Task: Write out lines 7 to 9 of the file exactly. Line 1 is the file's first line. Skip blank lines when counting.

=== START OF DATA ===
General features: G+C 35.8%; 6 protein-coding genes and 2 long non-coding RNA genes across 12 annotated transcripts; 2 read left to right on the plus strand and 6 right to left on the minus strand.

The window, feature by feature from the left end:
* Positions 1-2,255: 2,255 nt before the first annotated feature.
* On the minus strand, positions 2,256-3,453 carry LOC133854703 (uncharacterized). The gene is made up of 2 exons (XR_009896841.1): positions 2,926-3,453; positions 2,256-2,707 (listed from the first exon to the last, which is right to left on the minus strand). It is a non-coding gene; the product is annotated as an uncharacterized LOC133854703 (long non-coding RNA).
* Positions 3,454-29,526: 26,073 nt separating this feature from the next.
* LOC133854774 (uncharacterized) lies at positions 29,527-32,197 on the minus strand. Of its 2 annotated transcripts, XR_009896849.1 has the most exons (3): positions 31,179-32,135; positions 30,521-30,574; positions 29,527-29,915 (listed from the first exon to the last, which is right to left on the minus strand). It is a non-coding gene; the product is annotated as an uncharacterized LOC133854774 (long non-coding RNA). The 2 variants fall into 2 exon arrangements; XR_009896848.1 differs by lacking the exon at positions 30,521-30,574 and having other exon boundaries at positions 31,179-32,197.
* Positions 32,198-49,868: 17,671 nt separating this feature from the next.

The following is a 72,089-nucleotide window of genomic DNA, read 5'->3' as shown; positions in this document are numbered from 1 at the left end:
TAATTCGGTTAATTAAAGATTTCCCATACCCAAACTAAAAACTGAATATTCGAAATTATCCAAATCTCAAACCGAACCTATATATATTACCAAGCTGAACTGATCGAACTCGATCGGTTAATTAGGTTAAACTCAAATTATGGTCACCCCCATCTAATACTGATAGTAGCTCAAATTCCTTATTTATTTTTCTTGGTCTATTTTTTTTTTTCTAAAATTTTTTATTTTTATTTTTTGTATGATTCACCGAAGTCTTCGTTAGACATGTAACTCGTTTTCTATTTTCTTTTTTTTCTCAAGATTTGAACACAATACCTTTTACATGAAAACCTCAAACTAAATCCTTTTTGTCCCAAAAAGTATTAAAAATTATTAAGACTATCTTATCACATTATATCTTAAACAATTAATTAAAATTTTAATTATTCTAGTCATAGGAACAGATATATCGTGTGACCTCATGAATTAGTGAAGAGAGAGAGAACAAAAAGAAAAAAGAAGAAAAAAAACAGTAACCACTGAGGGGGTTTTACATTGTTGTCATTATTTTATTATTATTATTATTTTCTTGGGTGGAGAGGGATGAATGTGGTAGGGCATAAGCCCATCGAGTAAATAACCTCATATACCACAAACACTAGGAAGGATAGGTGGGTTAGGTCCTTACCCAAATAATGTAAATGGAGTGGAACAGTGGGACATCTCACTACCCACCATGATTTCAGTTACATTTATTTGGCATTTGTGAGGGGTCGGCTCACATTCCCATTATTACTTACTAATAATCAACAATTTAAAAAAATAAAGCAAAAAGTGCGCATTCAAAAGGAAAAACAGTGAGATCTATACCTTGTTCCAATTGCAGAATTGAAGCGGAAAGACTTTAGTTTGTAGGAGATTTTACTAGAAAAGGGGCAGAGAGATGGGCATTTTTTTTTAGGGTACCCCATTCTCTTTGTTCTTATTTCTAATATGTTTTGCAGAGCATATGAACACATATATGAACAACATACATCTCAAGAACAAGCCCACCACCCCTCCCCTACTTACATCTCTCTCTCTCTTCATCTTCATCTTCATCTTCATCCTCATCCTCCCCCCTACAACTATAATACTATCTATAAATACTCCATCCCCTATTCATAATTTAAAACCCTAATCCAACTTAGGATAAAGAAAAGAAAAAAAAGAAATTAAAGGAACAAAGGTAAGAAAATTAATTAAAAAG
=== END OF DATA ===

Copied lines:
* Positions 32,198-49,868: 17,671 nt separating this feature from the next.

The following is a 72,089-nucleotide window of genomic DNA, read 5'->3' as shown; positions in this document are numbered from 1 at the left end:
TAATTCGGTTAATTAAAGATTTCCCATACCCAAACTAAAAACTGAATATTCGAAATTATCCAAATCTCAAACCGAACCTATATATATTACCAAGCTGAACTGATCGAACTCGATCGGTTAATTAGGTTAAACTCAAATTATGGTCACCCCCATCTAATACTGATAGTAGCTCAAATTCCTTATTTATTTTTCTTGGTCTATTTTTTTTTTTCTAAAATTTTTTATTTTTATTTTTTGTATGATTCACCGAAGTCTTCGTTAGACATGTAACTCGTTTTCTATTTTCTTTTTTTTCTCAAGATTTGAACACAATACCTTTTACATGAAAACCTCAAACTAAATCCTTTTTGTCCCAAAAAGTATTAAAAATTATTAAGACTATCTTATCACATTATATCTTAAACAATTAATTAAAATTTTAATTATTCTAGTCATAGGAACAGATATATCGTGTGACCTCATGAATTAGTGAAGAGAGAGAGAACAAAAAGAAAAAAGAAGAAAAAAAACAGTAACCACTGAGGGGGTTTTACATTGTTGTCATTATTTTATTATTATTATTATTTTCTTGGGTGGAGAGGGATGAATGTGGTAGGGCATAAGCCCATCGAGTAAATAACCTCATATACCACAAACACTAGGAAGGATAGGTGGGTTAGGTCCTTACCCAAATAATGTAAATGGAGTGGAACAGTGGGACATCTCACTACCCACCATGATTTCAGTTACATTTATTTGGCATTTGTGAGGGGTCGGCTCACATTCCCATTATTACTTACTAATAATCAACAATTTAAAAAAATAAAGCAAAAAGTGCGCATTCAAAAGGAAAAACAGTGAGATCTATACCTTGTTCCAATTGCAGAATTGAAGCGGAAAGACTTTAGTTTGTAGGAGATTTTACTAGAAAAGGGGCAGAGAGATGGGCATTTTTTTTTAGGGTACCCCATTCTCTTTGTTCTTATTTCTAATATGTTTTGCAGAGCATATGAACACATATATGAACAACATACATCTCAAGAACAAGCCCACCACCCCTCCCCTACTTACATCTCTCTCTCTCTTCATCTTCATCTTCATCTTCATCCTCATCCTCCCCCCTACAACTATAATACTATCTATAAATACTCCATCCCCTATTCATAATTTAAAACCCTAATCCAACTTAGGATAAAGAAAAGAAAAAAAAGAAATTAAAGGAACAAAGGTAAGAAAATTAATTAAAAAG